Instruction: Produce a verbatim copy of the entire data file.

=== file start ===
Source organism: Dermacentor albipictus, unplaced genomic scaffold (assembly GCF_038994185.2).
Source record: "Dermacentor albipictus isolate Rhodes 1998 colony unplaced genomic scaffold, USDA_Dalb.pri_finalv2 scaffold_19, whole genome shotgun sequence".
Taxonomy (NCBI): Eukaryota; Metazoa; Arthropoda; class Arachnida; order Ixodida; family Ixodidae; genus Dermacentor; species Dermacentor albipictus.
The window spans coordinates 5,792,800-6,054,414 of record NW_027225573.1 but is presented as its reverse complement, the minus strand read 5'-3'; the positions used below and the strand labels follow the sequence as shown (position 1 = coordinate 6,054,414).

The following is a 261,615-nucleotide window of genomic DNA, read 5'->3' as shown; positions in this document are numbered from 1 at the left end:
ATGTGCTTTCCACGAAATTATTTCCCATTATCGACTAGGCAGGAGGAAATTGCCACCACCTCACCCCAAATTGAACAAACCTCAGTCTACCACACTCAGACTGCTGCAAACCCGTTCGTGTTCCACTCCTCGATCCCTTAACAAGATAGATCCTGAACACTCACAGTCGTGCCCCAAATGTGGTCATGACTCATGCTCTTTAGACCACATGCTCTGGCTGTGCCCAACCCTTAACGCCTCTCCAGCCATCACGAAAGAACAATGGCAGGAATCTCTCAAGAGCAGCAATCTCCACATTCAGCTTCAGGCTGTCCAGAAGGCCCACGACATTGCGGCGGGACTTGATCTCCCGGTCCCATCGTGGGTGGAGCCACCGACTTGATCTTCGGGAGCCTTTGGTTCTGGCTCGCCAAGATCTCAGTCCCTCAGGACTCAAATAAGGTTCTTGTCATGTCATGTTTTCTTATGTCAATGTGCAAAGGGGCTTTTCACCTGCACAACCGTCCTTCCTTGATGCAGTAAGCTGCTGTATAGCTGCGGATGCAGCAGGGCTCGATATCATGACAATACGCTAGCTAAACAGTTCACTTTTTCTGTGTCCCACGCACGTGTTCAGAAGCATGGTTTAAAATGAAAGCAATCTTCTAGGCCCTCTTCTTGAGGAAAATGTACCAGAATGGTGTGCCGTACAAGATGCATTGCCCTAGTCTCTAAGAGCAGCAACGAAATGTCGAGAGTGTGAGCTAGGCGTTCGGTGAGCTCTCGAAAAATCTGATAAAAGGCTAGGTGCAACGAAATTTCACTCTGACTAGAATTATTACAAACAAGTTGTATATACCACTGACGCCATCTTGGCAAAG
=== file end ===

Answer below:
Source organism: Dermacentor albipictus, unplaced genomic scaffold (assembly GCF_038994185.2).
Source record: "Dermacentor albipictus isolate Rhodes 1998 colony unplaced genomic scaffold, USDA_Dalb.pri_finalv2 scaffold_19, whole genome shotgun sequence".
Taxonomy (NCBI): Eukaryota; Metazoa; Arthropoda; class Arachnida; order Ixodida; family Ixodidae; genus Dermacentor; species Dermacentor albipictus.
The window spans coordinates 5,792,800-6,054,414 of record NW_027225573.1 but is presented as its reverse complement, the minus strand read 5'-3'; the positions used below and the strand labels follow the sequence as shown (position 1 = coordinate 6,054,414).

The following is a 261,615-nucleotide window of genomic DNA, read 5'->3' as shown; positions in this document are numbered from 1 at the left end:
ATGTGCTTTCCACGAAATTATTTCCCATTATCGACTAGGCAGGAGGAAATTGCCACCACCTCACCCCAAATTGAACAAACCTCAGTCTACCACACTCAGACTGCTGCAAACCCGTTCGTGTTCCACTCCTCGATCCCTTAACAAGATAGATCCTGAACACTCACAGTCGTGCCCCAAATGTGGTCATGACTCATGCTCTTTAGACCACATGCTCTGGCTGTGCCCAACCCTTAACGCCTCTCCAGCCATCACGAAAGAACAATGGCAGGAATCTCTCAAGAGCAGCAATCTCCACATTCAGCTTCAGGCTGTCCAGAAGGCCCACGACATTGCGGCGGGACTTGATCTCCCGGTCCCATCGTGGGTGGAGCCACCGACTTGATCTTCGGGAGCCTTTGGTTCTGGCTCGCCAAGATCTCAGTCCCTCAGGACTCAAATAAGGTTCTTGTCATGTCATGTTTTCTTATGTCAATGTGCAAAGGGGCTTTTCACCTGCACAACCGTCCTTCCTTGATGCAGTAAGCTGCTGTATAGCTGCGGATGCAGCAGGGCTCGATATCATGACAATACGCTAGCTAAACAGTTCACTTTTTCTGTGTCCCACGCACGTGTTCAGAAGCATGGTTTAAAATGAAAGCAATCTTCTAGGCCCTCTTCTTGAGGAAAATGTACCAGAATGGTGTGCCGTACAAGATGCATTGCCCTAGTCTCTAAGAGCAGCAACGAAATGTCGAGAGTGTGAGCTAGGCGTTCGGTGAGCTCTCGAAAAATCTGATAAAAGGCTAGGTGCAACGAAATTTCACTCTGACTAGAATTATTACAAACAAGTTGTATATACCACTGACGCCATCTTGGCAAAG